Re: setsid() semantics changed...
Sun, 21 Jul 1996 14:03:15 +0200

mvs wrote, answering me:

:: Reading this carefully, I see that the current Linux behaviour _is_
:: Posix compliant; read the first line after EPERM again. It says
:: "The calling process is already a process group leader". So what I did,
:: calling "setpgrp(0, getpgid(getppid()))" first is indeed the right thing
:: to do if you really want to setsid(). I still think it doesn't make sense,
:: but.. I'll attribute a section to the setsid() manpage about this if
:: you want ;)

Yes, you are quite right - I was too quick in thinking that the
source (as it was in 2.0.7) precisely reflected POSIX.
But in fact p->leader codes session leadership, not process group
leadership. (In particular, one might remove some confusion by

# diff fork.c~ fork.c
< p->leader = 0; /* process leadership doesn't inherit */

>       p->leader = 0;          /* session leadership doesn't inherit */

.) If I am not mistaken, 2.0.8 is correct.

Michiel Boland writes:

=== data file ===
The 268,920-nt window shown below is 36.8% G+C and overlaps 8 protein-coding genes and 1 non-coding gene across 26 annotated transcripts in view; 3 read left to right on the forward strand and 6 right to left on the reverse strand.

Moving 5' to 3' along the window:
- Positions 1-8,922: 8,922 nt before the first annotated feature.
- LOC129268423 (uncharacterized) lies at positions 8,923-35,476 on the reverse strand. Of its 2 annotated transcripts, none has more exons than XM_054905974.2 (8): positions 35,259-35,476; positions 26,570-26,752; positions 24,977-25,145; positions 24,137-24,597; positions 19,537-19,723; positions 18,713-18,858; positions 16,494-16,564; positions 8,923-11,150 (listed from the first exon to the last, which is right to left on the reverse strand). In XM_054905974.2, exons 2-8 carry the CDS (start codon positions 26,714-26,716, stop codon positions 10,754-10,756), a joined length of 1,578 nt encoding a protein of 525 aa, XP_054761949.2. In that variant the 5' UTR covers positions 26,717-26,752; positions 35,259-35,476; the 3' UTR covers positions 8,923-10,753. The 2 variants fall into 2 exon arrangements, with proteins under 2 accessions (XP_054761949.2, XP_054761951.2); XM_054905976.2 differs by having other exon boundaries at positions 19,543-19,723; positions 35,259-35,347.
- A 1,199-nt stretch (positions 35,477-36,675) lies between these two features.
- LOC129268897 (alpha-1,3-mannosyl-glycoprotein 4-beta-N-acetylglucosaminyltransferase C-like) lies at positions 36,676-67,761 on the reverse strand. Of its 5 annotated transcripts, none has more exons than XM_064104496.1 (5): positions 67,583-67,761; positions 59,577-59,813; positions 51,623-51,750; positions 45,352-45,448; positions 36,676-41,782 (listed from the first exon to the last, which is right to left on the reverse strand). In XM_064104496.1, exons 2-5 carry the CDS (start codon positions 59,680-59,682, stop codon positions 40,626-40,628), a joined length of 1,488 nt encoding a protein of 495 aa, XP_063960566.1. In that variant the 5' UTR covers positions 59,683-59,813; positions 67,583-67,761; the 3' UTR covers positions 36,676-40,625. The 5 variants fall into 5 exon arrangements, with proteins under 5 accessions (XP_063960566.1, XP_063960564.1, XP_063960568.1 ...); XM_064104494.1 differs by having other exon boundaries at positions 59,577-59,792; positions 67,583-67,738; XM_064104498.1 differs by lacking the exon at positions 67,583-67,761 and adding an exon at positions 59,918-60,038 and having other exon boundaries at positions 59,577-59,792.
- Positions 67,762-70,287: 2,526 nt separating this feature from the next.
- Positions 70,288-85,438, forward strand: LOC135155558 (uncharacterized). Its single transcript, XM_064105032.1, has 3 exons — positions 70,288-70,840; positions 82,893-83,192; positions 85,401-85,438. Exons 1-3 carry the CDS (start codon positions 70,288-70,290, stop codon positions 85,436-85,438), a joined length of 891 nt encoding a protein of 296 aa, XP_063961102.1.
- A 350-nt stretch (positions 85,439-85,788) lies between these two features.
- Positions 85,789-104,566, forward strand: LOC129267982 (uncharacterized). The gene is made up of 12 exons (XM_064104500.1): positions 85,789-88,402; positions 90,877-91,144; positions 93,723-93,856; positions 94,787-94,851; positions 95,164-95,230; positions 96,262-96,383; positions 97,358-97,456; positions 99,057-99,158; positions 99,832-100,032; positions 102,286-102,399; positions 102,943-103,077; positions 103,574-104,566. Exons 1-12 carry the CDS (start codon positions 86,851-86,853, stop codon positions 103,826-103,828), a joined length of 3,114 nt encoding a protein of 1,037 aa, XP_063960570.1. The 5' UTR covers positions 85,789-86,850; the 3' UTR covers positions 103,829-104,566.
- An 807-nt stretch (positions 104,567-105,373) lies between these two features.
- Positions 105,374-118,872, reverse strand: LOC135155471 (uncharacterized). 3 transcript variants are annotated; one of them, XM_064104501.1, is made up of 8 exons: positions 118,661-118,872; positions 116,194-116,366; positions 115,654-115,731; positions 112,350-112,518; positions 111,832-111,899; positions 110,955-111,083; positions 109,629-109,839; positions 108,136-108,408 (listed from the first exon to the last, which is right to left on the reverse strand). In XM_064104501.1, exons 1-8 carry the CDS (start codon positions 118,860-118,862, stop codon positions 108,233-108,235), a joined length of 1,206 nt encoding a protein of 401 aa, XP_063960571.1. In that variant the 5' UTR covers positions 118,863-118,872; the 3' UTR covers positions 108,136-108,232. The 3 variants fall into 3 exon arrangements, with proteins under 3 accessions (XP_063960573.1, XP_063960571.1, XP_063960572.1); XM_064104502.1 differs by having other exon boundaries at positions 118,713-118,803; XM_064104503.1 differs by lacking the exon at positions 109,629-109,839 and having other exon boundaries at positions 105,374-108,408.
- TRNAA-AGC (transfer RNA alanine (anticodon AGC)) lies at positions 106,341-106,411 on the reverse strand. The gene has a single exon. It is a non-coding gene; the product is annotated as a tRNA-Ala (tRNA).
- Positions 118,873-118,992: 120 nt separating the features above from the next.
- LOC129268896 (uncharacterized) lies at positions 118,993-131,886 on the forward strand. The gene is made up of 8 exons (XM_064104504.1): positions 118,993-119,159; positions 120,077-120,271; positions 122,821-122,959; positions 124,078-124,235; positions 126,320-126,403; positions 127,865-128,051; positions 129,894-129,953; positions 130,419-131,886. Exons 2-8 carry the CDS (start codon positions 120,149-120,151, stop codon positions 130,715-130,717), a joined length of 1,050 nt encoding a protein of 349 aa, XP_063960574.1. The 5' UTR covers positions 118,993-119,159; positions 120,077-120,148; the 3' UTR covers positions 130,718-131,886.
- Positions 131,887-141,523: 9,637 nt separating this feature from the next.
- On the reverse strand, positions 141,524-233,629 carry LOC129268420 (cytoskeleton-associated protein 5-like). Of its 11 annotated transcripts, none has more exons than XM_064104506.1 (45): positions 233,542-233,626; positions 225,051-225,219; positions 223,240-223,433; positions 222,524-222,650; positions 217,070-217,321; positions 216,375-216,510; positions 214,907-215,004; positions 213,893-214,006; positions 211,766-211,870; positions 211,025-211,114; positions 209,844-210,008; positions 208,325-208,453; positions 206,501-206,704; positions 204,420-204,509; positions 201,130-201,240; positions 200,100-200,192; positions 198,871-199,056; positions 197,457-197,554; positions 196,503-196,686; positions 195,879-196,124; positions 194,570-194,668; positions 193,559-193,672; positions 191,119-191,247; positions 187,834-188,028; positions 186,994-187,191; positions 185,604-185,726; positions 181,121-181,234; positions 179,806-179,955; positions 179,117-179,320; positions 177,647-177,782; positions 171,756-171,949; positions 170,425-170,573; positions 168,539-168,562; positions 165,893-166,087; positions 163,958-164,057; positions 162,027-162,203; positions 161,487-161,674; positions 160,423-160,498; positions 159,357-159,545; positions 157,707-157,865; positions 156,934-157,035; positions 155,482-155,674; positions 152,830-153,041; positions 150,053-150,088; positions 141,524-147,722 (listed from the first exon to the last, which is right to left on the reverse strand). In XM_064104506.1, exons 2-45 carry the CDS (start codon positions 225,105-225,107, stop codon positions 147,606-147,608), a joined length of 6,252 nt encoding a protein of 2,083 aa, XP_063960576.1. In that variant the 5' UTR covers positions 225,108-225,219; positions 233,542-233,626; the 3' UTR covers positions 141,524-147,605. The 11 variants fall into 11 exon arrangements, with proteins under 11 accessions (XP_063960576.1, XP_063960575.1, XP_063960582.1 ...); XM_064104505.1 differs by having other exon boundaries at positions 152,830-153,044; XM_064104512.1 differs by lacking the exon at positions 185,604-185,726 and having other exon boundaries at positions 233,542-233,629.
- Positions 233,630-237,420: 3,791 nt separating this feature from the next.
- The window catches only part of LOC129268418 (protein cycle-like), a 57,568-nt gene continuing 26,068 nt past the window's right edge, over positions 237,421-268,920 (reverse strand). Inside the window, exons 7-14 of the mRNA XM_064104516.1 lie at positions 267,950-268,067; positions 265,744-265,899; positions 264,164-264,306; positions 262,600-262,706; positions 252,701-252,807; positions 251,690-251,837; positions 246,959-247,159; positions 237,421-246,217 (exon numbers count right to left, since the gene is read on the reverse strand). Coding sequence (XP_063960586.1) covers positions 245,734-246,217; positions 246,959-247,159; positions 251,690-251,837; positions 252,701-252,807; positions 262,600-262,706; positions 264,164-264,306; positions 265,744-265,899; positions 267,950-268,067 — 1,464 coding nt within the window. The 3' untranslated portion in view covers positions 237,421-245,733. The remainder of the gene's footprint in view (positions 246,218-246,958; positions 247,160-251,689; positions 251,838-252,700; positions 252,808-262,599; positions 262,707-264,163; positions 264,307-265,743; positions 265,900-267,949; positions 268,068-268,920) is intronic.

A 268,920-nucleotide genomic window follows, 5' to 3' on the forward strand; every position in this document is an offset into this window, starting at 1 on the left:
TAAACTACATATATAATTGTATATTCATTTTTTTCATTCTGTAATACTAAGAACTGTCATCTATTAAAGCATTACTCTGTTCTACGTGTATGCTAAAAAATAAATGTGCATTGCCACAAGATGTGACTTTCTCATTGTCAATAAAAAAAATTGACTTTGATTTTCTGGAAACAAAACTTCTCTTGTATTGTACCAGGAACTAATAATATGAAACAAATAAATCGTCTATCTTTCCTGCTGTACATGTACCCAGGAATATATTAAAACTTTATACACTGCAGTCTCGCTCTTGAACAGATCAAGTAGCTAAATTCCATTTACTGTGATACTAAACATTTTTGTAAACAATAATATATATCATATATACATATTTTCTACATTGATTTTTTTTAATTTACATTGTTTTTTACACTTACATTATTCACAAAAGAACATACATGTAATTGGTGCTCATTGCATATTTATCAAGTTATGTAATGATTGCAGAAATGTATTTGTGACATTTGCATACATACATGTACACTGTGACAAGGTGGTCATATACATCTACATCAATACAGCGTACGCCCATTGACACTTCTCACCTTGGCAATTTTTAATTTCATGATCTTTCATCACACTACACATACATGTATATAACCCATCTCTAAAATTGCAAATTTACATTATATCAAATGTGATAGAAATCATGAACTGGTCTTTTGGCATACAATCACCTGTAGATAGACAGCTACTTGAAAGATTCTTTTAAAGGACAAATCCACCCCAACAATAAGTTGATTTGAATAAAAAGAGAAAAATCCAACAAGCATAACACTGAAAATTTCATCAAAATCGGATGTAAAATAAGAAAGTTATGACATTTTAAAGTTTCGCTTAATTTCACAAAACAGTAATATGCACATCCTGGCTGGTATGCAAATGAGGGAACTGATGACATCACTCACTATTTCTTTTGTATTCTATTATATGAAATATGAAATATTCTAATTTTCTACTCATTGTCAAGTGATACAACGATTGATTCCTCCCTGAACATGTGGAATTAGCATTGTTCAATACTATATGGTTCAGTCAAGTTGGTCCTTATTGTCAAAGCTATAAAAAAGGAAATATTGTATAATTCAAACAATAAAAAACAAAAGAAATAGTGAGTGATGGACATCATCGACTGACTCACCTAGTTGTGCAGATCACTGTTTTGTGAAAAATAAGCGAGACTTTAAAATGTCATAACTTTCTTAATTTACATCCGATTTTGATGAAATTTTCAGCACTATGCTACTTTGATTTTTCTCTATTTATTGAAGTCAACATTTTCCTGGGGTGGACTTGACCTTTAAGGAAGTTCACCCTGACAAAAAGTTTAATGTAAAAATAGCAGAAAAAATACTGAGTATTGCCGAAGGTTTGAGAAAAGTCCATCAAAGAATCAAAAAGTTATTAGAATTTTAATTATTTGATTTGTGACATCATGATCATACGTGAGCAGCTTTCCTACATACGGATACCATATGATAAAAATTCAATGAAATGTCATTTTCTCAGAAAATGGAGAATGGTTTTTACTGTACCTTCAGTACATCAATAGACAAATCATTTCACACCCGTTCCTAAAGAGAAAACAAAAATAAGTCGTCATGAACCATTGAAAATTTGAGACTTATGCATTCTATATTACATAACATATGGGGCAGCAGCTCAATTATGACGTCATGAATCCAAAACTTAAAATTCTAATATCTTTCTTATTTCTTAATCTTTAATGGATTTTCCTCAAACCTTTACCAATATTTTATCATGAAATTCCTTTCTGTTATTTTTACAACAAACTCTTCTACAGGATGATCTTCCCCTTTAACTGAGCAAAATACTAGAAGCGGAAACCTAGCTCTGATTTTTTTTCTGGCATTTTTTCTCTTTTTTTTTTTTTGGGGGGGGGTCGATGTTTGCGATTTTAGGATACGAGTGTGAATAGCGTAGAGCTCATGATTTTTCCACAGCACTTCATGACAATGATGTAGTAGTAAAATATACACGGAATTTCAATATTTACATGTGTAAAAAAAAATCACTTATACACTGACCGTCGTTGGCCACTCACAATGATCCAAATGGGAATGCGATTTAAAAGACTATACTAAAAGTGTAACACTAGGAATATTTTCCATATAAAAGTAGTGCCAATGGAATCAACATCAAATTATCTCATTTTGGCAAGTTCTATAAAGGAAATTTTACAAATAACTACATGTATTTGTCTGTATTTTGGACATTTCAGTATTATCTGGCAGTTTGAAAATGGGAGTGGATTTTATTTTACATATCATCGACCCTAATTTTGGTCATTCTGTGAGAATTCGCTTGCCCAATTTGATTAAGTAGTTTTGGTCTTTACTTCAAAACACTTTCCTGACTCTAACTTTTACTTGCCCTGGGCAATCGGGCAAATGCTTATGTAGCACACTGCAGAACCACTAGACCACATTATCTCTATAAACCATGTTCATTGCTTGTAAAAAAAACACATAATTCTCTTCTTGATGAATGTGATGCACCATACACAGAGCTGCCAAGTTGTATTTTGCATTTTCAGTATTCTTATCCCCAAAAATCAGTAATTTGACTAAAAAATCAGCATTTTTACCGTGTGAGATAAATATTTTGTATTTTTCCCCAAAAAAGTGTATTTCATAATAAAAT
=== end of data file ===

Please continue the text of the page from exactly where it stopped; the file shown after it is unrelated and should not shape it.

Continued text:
: Included below is a warning from the setsid(2) manpage for : Solaris. Something like this should be included in the linux man : page.

: WARNINGS : A call to setsid() by a process that is a process group : leader will fail. A process can become a process group : leader by being the last member of a pipeline started by a : job control shell. Thus, a process that expects to be part : of a pipeline, and that calls setsid(), should always first : fork; the parent should exit and the child should call set- : sid(). This will ensure that the calling process will work : reliably when started by both job control shells and non-job : control shells.

I think I agree with neither of you, in the sense that if nothing is known about the present situation, two forks are required to make sure setsid() will succeed. I wrote the following in setsid.2 (part of man-pages-1.12 - obviously not released yet). Please complain if you disagree.



ERRORS On error, -1 will be returned. The only error which can happen is EPERM. It is returned when the process group ID of any process equals the PID of the calling process. Thus, in particular, setsid fails if the calling process is already a process group leader.

NOTES A process group leader is a process with process group ID equal to its PID. The only way to be sure that setsid will succeed, given an arbitary constellation of processes, is to fork and exit, have the child do setpgid(0,0) to make sure that it has a process group ID not occurring elsewhere, fork and exit again, and do setsid().